What Is a Pub?

A pub is a type of drinking establishment that sells beer and sometimes other drinks. Some pubs also serve food, making them a hybrid of bar and restaurant. They are often community gathering places and serve as a social hub for locals. Many people choose a specific pub to visit, often due to its proximity to their home or workplace. Other factors that influence the choice of a pub include its drink selection, atmosphere, and entertainment offerings.

Pubs are licensed to sell alcohol and typically allow minors if accompanied by an adult. They usually offer a wide range of alcoholic beverages, including draught and bottled beer, cider, wine, and spirits. Some pubs have a full menu and are considered gastropubs, while others may only serve snacks and light meals.

In the United Kingdom, pubs are usually privately owned and operated by a licensed victualler, known as a publican or landlady. They were once common throughout the country, but restrictions on their opening hours, and other aspects of operation, increased during World War I and after, leading to a sharp decline in the number of pubs.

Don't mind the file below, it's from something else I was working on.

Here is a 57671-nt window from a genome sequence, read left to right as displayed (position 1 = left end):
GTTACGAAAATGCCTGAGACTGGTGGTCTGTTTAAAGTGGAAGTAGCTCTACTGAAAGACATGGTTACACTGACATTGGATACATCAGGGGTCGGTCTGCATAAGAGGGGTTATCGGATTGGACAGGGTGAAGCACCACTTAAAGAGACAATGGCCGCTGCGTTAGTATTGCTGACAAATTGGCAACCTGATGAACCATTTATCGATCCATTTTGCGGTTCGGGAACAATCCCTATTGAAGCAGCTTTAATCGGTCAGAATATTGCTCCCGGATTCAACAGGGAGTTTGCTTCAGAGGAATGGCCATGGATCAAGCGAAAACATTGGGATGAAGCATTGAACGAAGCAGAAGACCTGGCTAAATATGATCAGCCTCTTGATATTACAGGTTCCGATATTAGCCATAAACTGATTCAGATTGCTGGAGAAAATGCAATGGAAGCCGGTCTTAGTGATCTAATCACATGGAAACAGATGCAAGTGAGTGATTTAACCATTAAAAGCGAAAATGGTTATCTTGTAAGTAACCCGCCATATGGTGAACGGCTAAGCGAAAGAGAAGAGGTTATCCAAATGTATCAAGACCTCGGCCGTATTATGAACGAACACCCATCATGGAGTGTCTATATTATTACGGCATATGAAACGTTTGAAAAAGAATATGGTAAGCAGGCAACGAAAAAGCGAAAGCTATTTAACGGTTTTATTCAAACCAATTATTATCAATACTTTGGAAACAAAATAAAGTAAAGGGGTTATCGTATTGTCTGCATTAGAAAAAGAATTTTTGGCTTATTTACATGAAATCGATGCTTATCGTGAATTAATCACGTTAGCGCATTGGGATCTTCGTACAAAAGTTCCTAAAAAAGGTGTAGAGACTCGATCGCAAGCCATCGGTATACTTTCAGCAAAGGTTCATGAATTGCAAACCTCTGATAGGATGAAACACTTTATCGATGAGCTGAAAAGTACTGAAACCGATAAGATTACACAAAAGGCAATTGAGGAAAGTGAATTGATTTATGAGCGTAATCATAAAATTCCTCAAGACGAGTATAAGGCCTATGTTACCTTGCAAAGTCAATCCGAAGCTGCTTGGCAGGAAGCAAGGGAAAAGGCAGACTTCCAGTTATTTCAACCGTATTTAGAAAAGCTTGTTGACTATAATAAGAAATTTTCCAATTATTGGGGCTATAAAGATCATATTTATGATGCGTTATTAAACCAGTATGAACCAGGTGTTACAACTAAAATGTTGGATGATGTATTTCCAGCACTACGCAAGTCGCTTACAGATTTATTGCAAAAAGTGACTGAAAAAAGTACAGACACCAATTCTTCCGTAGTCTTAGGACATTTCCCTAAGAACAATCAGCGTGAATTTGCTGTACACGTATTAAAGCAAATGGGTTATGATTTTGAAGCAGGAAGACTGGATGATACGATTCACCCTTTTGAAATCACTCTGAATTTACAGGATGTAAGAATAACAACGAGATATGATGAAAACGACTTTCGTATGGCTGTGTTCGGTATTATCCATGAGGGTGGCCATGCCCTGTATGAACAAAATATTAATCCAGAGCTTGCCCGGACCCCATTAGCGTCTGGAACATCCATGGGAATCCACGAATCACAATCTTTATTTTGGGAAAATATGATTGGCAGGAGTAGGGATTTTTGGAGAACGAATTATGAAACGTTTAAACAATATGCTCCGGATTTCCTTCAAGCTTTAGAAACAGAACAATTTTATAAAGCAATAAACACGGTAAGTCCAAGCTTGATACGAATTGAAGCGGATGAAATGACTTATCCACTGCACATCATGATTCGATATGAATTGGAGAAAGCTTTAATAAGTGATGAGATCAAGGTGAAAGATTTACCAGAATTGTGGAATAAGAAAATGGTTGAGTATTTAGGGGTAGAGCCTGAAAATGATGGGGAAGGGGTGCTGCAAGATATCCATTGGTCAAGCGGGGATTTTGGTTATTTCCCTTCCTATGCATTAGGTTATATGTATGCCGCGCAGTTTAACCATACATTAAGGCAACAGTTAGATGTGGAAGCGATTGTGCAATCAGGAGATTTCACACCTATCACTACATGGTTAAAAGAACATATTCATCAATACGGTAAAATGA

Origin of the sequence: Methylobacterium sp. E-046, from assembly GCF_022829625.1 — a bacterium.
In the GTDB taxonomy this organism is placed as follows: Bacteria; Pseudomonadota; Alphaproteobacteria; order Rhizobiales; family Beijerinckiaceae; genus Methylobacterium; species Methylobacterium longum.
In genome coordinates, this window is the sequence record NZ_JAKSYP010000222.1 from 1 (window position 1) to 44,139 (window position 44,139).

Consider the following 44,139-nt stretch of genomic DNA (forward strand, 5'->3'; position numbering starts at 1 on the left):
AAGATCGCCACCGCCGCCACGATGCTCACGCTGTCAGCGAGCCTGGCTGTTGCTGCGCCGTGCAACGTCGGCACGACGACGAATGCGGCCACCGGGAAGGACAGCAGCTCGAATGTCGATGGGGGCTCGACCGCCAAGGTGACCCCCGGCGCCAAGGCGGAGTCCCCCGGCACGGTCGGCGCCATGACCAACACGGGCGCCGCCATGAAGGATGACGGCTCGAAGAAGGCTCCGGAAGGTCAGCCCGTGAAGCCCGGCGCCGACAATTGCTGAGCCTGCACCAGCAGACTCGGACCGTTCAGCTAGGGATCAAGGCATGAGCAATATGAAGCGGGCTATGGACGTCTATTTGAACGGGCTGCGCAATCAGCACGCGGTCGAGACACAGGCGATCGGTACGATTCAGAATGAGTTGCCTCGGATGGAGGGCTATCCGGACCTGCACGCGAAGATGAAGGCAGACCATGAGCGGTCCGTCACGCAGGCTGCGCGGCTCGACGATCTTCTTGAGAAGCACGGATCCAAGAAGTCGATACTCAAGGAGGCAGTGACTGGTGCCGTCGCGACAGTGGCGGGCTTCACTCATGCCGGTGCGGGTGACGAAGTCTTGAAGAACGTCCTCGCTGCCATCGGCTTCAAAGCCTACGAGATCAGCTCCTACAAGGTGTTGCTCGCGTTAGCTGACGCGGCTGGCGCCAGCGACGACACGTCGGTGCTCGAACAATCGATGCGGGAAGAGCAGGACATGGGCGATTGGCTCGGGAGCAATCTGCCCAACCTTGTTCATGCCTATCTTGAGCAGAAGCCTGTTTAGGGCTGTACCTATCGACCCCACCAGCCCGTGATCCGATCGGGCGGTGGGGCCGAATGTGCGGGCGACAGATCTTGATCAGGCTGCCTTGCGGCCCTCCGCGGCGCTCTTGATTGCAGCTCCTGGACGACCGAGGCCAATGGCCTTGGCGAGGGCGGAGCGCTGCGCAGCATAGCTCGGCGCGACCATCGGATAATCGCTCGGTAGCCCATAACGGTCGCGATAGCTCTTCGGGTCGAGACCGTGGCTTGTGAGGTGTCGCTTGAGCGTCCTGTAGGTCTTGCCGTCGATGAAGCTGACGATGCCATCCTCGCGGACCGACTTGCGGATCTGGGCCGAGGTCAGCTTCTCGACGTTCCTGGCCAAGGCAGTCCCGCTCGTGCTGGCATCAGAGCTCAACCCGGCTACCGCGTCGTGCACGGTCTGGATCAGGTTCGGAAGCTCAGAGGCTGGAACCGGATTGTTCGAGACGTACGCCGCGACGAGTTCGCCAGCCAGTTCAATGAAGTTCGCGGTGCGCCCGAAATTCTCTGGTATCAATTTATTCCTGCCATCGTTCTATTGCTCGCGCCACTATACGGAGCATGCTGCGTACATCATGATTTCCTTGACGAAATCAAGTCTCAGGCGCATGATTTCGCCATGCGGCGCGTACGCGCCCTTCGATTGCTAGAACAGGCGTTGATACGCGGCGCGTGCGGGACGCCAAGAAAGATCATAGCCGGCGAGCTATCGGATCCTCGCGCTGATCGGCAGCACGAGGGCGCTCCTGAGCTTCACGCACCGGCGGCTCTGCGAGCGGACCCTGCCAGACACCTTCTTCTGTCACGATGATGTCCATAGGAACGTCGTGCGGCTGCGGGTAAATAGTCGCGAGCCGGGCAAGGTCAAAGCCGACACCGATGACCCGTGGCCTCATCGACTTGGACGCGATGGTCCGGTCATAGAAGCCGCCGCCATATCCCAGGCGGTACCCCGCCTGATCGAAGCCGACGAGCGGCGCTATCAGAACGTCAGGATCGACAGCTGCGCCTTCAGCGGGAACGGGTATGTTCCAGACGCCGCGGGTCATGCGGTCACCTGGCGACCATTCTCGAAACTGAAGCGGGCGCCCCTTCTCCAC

Many pubs offer a variety of entertainment options, from live music to pool and darts tournaments. They may also host karaoke nights, quizzes, and other events. Some have bowling greens and play host to local team football or rugby matches. In the 1970s, a musical genre that became known as pub rock developed from bands such as Kilburn and the High Roads and Dr. Feelgood playing in pubs.